Forecasting Climate With A Chance Of Backlash
When it comes to climate change, Americans place great trust in their local TV weathercaster, which has led climate experts to see huge potential for public education.
The only problem? Polls show most weather presenters don’t know much about climate science, and many who do are fearful of talking about something so polarizing.
In fact, if you have heard a weathercaster speak on climate change, it’s likely been to deny it. John Coleman in San Diego and Anthony Watts of Watts Up With That? are among a group of vocal die-hards, cranking out blog posts and videos countering climate science. But even many meteorologists who don’t think it’s all a hoax still profoundly distrust climate models.
"They get reminded each and every day anytime their models don’t prove to be correct," says Ed Maibach, who directs the Center for Climate Change Communication at George Mason University, and has carried out several surveys of TV weathercasters. “For them, the whole notion of projecting what the climate will be 30, 50, a hundred years from now, they’ve got a fairly high degree of skepticism.”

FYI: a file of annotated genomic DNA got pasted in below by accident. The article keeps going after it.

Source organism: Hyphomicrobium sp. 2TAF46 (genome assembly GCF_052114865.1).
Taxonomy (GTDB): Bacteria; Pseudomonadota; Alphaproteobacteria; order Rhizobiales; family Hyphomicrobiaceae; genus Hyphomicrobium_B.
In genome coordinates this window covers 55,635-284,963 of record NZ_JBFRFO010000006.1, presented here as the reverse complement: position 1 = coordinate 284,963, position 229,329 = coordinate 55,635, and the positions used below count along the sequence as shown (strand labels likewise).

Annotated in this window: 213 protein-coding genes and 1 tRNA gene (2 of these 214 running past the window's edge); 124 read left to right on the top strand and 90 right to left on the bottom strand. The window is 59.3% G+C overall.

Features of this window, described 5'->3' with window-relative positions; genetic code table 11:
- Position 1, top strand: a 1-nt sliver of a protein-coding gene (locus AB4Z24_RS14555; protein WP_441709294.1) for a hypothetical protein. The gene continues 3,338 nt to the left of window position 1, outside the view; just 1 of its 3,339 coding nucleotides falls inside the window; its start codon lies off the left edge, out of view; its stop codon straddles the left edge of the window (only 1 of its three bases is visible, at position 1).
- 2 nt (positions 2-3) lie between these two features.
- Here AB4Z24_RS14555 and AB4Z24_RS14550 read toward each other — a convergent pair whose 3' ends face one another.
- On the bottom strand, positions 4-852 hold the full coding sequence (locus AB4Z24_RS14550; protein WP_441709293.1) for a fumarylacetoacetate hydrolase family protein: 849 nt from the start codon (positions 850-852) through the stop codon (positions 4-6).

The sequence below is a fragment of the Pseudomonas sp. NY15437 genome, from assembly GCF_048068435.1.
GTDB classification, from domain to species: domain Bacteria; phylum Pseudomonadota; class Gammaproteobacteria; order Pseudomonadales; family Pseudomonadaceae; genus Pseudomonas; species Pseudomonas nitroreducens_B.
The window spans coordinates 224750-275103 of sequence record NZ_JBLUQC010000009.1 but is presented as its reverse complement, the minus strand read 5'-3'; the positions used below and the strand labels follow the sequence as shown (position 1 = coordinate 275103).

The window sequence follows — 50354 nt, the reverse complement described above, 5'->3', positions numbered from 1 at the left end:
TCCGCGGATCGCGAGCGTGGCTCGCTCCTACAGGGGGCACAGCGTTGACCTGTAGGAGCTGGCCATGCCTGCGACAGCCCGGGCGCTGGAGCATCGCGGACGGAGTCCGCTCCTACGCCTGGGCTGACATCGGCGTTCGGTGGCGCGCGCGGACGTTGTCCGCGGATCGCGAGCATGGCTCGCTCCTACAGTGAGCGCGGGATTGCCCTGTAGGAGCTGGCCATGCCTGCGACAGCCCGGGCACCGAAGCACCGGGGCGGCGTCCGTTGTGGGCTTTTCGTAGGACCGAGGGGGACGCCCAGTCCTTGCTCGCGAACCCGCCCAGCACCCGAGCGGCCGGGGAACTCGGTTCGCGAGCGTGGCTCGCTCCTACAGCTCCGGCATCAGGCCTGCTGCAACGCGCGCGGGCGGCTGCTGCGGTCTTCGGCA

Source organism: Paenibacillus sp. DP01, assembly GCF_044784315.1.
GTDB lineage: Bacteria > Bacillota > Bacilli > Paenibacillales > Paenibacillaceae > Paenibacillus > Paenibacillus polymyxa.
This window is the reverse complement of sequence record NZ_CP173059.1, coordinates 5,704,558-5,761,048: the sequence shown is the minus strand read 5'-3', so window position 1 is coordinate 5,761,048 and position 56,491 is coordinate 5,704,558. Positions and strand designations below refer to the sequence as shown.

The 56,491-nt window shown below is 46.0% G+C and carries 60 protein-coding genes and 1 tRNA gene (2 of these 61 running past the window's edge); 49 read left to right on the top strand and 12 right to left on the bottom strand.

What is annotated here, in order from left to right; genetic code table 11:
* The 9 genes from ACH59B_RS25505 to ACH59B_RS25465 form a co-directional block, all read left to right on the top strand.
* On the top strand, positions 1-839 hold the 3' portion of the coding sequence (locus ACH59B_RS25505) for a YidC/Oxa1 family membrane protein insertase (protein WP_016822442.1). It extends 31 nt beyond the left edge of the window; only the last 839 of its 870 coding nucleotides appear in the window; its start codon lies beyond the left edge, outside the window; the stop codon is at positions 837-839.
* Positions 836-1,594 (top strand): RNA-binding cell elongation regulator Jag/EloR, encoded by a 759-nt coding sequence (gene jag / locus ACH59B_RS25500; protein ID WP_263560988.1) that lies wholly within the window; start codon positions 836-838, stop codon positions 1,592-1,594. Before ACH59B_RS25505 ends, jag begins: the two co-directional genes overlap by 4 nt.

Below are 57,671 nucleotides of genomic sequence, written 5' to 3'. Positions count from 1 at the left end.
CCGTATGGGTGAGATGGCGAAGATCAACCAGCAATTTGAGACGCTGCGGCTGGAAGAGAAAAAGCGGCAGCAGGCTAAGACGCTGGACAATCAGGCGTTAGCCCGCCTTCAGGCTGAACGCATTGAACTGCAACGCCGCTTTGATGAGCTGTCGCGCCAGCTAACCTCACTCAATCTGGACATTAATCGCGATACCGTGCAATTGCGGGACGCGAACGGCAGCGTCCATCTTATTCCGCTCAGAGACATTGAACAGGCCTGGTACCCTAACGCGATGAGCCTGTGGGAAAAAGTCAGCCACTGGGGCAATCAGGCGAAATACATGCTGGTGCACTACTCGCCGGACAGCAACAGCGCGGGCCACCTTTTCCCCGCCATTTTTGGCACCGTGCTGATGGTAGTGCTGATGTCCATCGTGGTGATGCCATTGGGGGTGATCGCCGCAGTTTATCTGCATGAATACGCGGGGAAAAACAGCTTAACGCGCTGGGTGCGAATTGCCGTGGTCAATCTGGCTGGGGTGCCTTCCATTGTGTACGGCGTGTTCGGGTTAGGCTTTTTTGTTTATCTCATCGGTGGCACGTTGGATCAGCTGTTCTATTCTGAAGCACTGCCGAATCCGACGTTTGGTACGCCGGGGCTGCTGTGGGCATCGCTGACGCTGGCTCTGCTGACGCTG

And yet, Maibach has found that many meteorologists would like to learn more and would like to educate their viewers. A few years back, he hatched a plan and found a willing partner in an unlikely place.
Prepared For Backlash
"I loved it. That’s exactly what I wanted to do," says Jim Gandy, chief meteorologist at WLTX in Columbia, S.C.
Gandy had actually begun reading up on climate change several years earlier, when — to his surprise — a couple of geology professors at a party asked whether he thought global warming was real. Gandy was disturbed by what he learned and was game to go on air with it, even in what he calls a “dark red” state with a lot of “resistance” to the idea of climate change.
"We talked about it at length," he says, "and we were prepared for a backlash." Via